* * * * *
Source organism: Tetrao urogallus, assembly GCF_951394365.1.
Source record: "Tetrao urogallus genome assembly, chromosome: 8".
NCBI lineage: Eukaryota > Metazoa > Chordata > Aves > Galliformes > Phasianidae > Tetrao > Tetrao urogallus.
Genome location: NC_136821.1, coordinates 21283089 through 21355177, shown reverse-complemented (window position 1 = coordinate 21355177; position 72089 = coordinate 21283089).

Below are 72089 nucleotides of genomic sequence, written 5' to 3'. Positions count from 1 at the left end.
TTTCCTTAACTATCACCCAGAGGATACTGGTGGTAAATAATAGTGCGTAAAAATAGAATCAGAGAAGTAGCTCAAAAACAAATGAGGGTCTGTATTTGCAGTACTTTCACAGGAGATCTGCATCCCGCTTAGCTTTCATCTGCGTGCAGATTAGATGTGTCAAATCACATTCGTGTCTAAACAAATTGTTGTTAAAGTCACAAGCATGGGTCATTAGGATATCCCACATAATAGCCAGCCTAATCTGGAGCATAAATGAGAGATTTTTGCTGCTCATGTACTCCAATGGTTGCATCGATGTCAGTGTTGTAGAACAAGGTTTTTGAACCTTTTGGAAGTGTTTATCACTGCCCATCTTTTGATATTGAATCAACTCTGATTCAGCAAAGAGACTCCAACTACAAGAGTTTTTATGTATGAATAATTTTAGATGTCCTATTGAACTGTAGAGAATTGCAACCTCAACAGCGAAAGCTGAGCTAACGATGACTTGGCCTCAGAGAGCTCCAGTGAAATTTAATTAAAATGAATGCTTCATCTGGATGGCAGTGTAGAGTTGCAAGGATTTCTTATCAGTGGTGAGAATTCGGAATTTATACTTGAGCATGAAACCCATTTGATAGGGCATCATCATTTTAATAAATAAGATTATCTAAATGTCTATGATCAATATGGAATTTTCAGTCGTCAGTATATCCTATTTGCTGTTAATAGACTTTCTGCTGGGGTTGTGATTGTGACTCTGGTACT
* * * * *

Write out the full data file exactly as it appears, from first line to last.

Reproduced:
Source organism: Tetrao urogallus, assembly GCF_951394365.1.
Source record: "Tetrao urogallus genome assembly, chromosome: 8".
NCBI lineage: Eukaryota > Metazoa > Chordata > Aves > Galliformes > Phasianidae > Tetrao > Tetrao urogallus.
Genome location: NC_136821.1, coordinates 21283089 through 21355177, shown reverse-complemented (window position 1 = coordinate 21355177; position 72089 = coordinate 21283089).

Below are 72089 nucleotides of genomic sequence, written 5' to 3'. Positions count from 1 at the left end.
TTTCCTTAACTATCACCCAGAGGATACTGGTGGTAAATAATAGTGCGTAAAAATAGAATCAGAGAAGTAGCTCAAAAACAAATGAGGGTCTGTATTTGCAGTACTTTCACAGGAGATCTGCATCCCGCTTAGCTTTCATCTGCGTGCAGATTAGATGTGTCAAATCACATTCGTGTCTAAACAAATTGTTGTTAAAGTCACAAGCATGGGTCATTAGGATATCCCACATAATAGCCAGCCTAATCTGGAGCATAAATGAGAGATTTTTGCTGCTCATGTACTCCAATGGTTGCATCGATGTCAGTGTTGTAGAACAAGGTTTTTGAACCTTTTGGAAGTGTTTATCACTGCCCATCTTTTGATATTGAATCAACTCTGATTCAGCAAAGAGACTCCAACTACAAGAGTTTTTATGTATGAATAATTTTAGATGTCCTATTGAACTGTAGAGAATTGCAACCTCAACAGCGAAAGCTGAGCTAACGATGACTTGGCCTCAGAGAGCTCCAGTGAAATTTAATTAAAATGAATGCTTCATCTGGATGGCAGTGTAGAGTTGCAAGGATTTCTTATCAGTGGTGAGAATTCGGAATTTATACTTGAGCATGAAACCCATTTGATAGGGCATCATCATTTTAATAAATAAGATTATCTAAATGTCTATGATCAATATGGAATTTTCAGTCGTCAGTATATCCTATTTGCTGTTAATAGACTTTCTGCTGGGGTTGTGATTGTGACTCTGGTACT